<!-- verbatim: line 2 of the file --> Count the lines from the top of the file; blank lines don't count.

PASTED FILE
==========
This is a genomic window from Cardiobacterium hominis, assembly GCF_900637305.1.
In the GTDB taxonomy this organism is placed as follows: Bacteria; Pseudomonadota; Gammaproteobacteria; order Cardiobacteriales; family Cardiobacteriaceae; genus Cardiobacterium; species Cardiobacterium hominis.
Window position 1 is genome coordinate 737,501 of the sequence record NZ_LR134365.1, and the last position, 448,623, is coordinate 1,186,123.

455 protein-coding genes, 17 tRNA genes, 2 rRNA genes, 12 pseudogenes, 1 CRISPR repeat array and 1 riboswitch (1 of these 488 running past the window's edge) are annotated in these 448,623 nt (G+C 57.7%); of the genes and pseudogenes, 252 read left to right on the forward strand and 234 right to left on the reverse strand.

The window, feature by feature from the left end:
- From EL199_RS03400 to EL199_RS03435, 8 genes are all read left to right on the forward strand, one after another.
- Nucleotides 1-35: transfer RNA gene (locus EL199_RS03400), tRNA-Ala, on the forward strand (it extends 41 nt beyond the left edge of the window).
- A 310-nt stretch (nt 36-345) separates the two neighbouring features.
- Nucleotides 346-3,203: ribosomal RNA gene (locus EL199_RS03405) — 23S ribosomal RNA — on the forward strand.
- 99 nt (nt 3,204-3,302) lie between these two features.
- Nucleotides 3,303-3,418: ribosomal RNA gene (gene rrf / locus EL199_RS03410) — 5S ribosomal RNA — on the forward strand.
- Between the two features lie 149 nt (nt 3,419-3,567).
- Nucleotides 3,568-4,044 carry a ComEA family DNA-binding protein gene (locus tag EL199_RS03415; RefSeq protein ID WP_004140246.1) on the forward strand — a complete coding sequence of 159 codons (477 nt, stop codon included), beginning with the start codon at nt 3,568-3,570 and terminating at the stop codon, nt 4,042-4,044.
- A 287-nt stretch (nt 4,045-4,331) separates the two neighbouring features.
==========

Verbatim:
In the GTDB taxonomy this organism is placed as follows: Bacteria; Pseudomonadota; Gammaproteobacteria; order Cardiobacteriales; family Cardiobacteriaceae; genus Cardiobacterium; species Cardiobacterium hominis.